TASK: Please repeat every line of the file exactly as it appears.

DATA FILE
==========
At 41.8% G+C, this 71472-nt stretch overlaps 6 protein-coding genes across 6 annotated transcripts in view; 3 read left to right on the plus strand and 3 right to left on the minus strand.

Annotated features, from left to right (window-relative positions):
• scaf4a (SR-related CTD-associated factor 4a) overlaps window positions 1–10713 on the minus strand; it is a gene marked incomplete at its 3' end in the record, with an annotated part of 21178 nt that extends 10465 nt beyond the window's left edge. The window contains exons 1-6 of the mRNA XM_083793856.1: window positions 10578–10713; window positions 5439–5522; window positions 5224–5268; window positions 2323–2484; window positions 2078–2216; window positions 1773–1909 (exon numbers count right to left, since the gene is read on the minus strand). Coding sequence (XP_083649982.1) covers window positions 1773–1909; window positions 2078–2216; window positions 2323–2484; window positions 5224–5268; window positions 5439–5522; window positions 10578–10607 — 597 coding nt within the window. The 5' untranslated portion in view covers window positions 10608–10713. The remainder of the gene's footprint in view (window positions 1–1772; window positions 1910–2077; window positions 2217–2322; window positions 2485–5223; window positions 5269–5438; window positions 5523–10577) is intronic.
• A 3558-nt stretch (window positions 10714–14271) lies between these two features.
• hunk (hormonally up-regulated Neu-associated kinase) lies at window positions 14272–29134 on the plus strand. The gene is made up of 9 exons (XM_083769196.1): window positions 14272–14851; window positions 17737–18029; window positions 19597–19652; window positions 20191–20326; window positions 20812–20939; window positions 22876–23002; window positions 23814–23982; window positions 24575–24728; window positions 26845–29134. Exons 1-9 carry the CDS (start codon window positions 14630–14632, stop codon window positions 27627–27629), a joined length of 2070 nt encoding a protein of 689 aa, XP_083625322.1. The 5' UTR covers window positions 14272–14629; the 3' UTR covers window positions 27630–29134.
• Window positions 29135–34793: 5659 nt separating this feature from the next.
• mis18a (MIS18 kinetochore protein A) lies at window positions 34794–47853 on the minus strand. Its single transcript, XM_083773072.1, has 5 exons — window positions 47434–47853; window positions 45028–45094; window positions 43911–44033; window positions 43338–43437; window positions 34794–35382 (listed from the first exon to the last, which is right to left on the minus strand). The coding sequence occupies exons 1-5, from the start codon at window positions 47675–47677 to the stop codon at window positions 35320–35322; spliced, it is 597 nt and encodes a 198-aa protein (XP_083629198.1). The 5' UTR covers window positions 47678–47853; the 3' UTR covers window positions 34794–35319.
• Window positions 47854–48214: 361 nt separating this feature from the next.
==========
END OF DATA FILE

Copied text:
At 41.8% G+C, this 71472-nt stretch overlaps 6 protein-coding genes across 6 annotated transcripts in view; 3 read left to right on the plus strand and 3 right to left on the minus strand.

Annotated features, from left to right (window-relative positions):
• scaf4a (SR-related CTD-associated factor 4a) overlaps window positions 1–10713 on the minus strand; it is a gene marked incomplete at its 3' end in the record, with an annotated part of 21178 nt that extends 10465 nt beyond the window's left edge. The window contains exons 1-6 of the mRNA XM_083793856.1: window positions 10578–10713; window positions 5439–5522; window positions 5224–5268; window positions 2323–2484; window positions 2078–2216; window positions 1773–1909 (exon numbers count right to left, since the gene is read on the minus strand). Coding sequence (XP_083649982.1) covers window positions 1773–1909; window positions 2078–2216; window positions 2323–2484; window positions 5224–5268; window positions 5439–5522; window positions 10578–10607 — 597 coding nt within the window. The 5' untranslated portion in view covers window positions 10608–10713. The remainder of the gene's footprint in view (window positions 1–1772; window positions 1910–2077; window positions 2217–2322; window positions 2485–5223; window positions 5269–5438; window positions 5523–10577) is intronic.
• A 3558-nt stretch (window positions 10714–14271) lies between these two features.
• hunk (hormonally up-regulated Neu-associated kinase) lies at window positions 14272–29134 on the plus strand. The gene is made up of 9 exons (XM_083769196.1): window positions 14272–14851; window positions 17737–18029; window positions 19597–19652; window positions 20191–20326; window positions 20812–20939; window positions 22876–23002; window positions 23814–23982; window positions 24575–24728; window positions 26845–29134. Exons 1-9 carry the CDS (start codon window positions 14630–14632, stop codon window positions 27627–27629), a joined length of 2070 nt encoding a protein of 689 aa, XP_083625322.1. The 5' UTR covers window positions 14272–14629; the 3' UTR covers window positions 27630–29134.
• Window positions 29135–34793: 5659 nt separating this feature from the next.
• mis18a (MIS18 kinetochore protein A) lies at window positions 34794–47853 on the minus strand. Its single transcript, XM_083773072.1, has 5 exons — window positions 47434–47853; window positions 45028–45094; window positions 43911–44033; window positions 43338–43437; window positions 34794–35382 (listed from the first exon to the last, which is right to left on the minus strand). The coding sequence occupies exons 1-5, from the start codon at window positions 47675–47677 to the stop codon at window positions 35320–35322; spliced, it is 597 nt and encodes a 198-aa protein (XP_083629198.1). The 5' UTR covers window positions 47678–47853; the 3' UTR covers window positions 34794–35319.
• Window positions 47854–48214: 361 nt separating this feature from the next.